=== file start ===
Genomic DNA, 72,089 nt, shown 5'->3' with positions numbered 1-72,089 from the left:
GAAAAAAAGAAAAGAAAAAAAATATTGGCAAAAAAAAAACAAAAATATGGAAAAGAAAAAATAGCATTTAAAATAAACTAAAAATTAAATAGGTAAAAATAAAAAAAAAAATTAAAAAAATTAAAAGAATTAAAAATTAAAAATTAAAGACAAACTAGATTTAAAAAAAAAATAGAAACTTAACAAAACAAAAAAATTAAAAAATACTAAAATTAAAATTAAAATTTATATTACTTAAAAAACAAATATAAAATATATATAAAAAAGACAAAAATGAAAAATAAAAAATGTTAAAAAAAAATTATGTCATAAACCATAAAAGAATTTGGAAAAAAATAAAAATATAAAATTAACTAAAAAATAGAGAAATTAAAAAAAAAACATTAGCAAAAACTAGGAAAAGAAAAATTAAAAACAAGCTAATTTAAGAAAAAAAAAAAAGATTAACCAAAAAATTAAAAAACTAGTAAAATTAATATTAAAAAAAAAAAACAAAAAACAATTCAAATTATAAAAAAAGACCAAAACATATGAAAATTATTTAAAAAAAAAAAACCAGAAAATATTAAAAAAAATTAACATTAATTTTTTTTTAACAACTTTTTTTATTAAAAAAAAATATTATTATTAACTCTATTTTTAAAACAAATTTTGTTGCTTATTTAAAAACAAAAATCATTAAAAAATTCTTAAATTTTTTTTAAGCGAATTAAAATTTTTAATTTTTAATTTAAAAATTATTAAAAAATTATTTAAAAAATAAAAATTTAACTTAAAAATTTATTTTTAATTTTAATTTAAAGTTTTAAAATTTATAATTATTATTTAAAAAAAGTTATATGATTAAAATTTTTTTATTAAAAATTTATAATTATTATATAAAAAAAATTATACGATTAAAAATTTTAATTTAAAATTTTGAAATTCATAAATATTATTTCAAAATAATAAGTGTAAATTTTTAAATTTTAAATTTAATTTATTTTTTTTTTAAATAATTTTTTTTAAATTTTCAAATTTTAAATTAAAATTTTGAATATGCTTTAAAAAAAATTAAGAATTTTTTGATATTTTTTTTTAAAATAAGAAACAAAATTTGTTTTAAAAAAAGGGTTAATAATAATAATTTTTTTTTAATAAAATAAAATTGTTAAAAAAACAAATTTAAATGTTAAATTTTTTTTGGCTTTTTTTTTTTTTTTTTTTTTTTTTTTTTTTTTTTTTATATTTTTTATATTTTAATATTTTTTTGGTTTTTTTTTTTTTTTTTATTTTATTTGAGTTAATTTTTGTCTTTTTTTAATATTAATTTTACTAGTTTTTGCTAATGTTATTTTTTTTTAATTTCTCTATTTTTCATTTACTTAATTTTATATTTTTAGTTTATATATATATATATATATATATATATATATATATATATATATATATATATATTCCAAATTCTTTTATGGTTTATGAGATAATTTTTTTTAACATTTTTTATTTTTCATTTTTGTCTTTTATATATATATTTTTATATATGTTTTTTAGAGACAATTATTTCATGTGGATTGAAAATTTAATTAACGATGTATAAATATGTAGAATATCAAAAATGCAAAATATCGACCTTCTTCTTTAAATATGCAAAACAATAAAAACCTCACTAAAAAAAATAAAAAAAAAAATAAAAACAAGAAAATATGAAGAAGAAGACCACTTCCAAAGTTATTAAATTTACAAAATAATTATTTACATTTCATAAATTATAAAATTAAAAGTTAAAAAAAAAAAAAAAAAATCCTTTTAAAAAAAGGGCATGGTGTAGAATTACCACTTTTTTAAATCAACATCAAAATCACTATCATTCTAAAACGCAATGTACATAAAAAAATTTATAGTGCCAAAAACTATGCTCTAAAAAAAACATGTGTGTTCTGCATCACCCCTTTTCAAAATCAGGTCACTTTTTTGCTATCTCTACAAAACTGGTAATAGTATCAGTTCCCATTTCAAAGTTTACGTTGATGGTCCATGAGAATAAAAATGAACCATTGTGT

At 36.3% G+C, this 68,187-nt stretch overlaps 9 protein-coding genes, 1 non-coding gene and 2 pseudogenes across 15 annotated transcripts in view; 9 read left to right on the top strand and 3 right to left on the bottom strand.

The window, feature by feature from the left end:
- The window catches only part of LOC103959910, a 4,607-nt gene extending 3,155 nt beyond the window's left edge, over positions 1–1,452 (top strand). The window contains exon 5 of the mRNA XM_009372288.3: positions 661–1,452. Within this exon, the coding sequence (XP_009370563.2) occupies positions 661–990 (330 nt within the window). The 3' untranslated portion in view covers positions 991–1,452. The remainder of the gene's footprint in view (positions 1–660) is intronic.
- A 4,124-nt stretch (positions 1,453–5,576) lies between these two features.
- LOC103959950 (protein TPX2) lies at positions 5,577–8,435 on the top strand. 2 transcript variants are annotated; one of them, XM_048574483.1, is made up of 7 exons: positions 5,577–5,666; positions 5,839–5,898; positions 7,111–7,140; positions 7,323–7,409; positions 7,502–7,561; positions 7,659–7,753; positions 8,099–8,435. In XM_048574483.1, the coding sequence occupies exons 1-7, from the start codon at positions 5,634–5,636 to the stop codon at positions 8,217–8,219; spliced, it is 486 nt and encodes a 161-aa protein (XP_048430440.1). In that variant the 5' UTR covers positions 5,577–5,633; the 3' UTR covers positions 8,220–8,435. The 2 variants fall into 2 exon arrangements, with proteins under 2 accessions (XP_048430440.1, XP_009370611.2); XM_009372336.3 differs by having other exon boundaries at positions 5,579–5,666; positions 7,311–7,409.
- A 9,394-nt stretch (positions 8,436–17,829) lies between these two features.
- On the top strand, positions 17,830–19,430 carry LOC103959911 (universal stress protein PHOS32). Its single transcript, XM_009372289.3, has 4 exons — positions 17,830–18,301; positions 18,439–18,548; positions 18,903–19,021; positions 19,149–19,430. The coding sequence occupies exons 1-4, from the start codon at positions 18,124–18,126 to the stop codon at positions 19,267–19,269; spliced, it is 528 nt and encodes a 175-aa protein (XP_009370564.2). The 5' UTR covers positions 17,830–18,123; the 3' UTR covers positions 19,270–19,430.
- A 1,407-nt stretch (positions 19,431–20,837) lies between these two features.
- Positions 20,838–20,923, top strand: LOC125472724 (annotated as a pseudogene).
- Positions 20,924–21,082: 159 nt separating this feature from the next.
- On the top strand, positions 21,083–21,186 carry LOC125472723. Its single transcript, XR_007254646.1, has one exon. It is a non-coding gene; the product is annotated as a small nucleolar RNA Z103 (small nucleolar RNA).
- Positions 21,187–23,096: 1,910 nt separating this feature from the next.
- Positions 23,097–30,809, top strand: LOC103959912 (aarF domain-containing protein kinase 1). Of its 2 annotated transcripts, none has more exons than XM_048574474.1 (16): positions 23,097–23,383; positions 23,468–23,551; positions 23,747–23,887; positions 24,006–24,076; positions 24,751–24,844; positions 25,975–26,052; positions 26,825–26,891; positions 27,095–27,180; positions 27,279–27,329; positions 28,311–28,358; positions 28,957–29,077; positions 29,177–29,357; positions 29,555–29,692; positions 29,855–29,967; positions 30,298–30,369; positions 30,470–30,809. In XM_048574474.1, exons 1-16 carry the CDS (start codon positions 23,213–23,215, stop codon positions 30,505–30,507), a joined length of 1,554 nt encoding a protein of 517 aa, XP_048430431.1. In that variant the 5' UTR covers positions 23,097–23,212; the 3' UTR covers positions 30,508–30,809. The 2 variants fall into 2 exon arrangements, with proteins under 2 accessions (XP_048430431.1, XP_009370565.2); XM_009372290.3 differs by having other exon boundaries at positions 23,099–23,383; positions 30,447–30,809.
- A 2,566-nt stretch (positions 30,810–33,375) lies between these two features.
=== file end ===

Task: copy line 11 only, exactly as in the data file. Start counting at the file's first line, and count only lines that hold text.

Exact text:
- Positions 20,838–20,923, top strand: LOC125472724 (annotated as a pseudogene).